Nebraska Legislature Passes Handgun Bill
LINCOLN, Neb. (AP) _ Nebraska’s Legislature on Wednesday passed a gun-control bill that requires buyers to obtain a certificate from authorities before they can purchase a handgun.
Forged as a compromise and an alternative to possible stricter federal regulations, the bill passed the unicameral body on a 34-11 vote.
The three-year certificate, which the local police or sheriff’s department would issue after making a background check within two days, would allow a person to buy one or more handguns while it’s valid.
Sarah Brady, wife of former White House Press Secretary Jim Brady, visited Lincoln twice last year to lobby on bill sponsor Brad Ashford’s behalf. Brady was wounded in the March 30, 1981, attack on President Reagan.
″Rural America has spoken and it expressed support for gun control,″ said Mrs. Brady. ″I hope that our senators in Washington will realize that Nebraskans speak for all Americans who want sensible gun laws.″
Previously, Nebraska had no handgun control law; Omaha has a three-day waiting period for handgun purchases.
Ashford, who originally sought a law similar to the so-called Brady bill pending in Congress, said he thought the Nebraska bill was more comprehensive.
The Brady bill, named after the former presidential spokesman, would require a seven-day waiting period and would be imposed on states that lack their own gun control law.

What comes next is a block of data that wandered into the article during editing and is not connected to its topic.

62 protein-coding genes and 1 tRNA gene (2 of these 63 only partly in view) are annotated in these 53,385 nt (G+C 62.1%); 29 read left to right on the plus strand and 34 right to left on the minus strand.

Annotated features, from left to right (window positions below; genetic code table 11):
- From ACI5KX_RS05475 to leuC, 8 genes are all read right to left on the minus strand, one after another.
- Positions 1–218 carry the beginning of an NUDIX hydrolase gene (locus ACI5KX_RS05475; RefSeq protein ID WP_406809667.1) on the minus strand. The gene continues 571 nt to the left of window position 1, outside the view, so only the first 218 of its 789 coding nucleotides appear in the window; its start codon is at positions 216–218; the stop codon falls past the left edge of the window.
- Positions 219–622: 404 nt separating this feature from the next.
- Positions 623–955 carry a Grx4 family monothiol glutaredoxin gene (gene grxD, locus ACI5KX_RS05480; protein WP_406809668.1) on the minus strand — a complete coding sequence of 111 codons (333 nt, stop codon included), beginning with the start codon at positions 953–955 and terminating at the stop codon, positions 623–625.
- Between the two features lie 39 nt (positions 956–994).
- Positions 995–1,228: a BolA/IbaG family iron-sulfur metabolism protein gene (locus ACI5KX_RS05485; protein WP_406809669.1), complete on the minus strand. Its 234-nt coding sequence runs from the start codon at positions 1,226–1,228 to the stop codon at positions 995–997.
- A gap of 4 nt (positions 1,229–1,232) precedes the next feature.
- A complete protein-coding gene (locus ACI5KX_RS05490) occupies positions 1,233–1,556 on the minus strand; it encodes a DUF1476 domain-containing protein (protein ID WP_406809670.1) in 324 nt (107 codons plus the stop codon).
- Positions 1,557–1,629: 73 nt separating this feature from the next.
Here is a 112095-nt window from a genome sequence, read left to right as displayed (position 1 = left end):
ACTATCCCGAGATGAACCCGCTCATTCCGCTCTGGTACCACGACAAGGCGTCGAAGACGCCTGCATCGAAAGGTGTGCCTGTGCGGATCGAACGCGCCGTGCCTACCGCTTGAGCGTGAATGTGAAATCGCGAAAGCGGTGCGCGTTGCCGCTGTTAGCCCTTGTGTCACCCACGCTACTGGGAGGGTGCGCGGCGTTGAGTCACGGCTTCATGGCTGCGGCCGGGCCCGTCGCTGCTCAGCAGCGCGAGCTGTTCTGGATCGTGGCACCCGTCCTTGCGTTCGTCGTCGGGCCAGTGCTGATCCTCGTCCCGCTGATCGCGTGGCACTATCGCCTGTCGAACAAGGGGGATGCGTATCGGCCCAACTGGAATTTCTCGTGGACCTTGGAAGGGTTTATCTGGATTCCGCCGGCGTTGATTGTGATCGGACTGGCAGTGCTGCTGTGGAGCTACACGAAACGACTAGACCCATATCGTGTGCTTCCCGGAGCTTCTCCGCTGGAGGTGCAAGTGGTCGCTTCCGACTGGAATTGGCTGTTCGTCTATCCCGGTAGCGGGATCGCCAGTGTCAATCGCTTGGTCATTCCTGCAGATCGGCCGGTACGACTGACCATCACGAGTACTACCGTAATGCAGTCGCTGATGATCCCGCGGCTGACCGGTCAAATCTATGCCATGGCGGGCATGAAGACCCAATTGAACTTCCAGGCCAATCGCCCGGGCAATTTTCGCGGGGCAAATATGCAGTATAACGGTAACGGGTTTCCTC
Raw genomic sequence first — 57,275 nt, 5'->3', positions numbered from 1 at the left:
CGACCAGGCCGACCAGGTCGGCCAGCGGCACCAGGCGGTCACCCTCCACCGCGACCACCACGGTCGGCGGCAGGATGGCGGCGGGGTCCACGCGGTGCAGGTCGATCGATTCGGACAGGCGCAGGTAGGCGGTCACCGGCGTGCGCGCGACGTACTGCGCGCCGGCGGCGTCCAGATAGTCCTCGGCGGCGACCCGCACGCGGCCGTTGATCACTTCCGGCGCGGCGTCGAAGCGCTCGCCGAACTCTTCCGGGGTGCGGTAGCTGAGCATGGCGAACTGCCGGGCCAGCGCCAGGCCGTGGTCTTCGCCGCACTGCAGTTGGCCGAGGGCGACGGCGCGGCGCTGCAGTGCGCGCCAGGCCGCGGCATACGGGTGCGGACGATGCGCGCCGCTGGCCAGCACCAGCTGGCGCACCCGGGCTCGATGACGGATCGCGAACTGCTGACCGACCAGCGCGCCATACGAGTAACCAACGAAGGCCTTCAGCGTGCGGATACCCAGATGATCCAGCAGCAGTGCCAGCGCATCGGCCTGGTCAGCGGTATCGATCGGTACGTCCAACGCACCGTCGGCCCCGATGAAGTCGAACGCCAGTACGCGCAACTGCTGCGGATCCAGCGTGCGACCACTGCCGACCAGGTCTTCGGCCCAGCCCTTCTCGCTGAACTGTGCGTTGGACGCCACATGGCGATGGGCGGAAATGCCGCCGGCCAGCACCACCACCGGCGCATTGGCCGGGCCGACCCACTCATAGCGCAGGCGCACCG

The Nebraska bill passed after Ashford and Sen. Stan Schellpeper reached a compromise helped by state Sen. Jerry Chizek, chairman of the Judiciary Committee and an avid sportsman.
Chizek acted as a mediator between factions favoring Ashford’s waiting period and a Schellpeper proposal for an instant background check. The latter had the National Rifle Association’s support.
David Weaver of Handgun Control Inc., the Washington-based group lobbying for the Brady bill, said the measure, which passed in the U.S. House several months ago, is expected to be a part of the crime bill debate in the Senate next week.
″Today the spotlight shone on the lawmakers of Nebraska who put public safety ahead of the special interest gun lobby,″ Mrs. Brady said. ″Tomorrow, the spotlight will shine on members of the U.S. Senate as they prepare to case their votes on the Brady bill.″